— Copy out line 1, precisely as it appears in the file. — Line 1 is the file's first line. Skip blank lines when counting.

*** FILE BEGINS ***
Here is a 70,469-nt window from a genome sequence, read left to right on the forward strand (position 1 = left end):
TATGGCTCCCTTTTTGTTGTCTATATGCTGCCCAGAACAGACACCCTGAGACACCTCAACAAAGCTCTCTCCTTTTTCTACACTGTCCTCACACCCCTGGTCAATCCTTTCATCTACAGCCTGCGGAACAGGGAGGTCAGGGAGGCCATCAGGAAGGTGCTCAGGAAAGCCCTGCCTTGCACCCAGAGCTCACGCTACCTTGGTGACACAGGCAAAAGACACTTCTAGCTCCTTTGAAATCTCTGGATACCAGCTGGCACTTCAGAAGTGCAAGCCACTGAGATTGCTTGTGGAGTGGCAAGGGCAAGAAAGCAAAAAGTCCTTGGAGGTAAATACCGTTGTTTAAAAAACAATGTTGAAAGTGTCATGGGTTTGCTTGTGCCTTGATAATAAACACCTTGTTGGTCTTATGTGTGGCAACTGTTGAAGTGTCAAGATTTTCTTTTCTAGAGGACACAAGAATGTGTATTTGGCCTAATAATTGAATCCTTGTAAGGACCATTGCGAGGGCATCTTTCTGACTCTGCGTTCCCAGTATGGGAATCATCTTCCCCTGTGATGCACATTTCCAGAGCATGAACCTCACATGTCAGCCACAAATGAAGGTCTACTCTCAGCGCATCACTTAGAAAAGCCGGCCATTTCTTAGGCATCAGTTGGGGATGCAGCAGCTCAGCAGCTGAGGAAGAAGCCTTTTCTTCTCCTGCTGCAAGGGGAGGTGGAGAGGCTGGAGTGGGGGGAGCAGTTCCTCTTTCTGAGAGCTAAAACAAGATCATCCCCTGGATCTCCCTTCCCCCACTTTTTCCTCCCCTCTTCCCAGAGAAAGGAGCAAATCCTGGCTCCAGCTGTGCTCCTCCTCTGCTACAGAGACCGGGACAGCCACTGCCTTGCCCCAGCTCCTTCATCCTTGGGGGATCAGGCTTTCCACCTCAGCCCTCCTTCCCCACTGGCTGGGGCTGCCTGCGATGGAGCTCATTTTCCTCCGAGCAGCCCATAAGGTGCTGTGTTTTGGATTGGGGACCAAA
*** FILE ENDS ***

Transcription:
Here is a 70,469-nt window from a genome sequence, read left to right on the forward strand (position 1 = left end):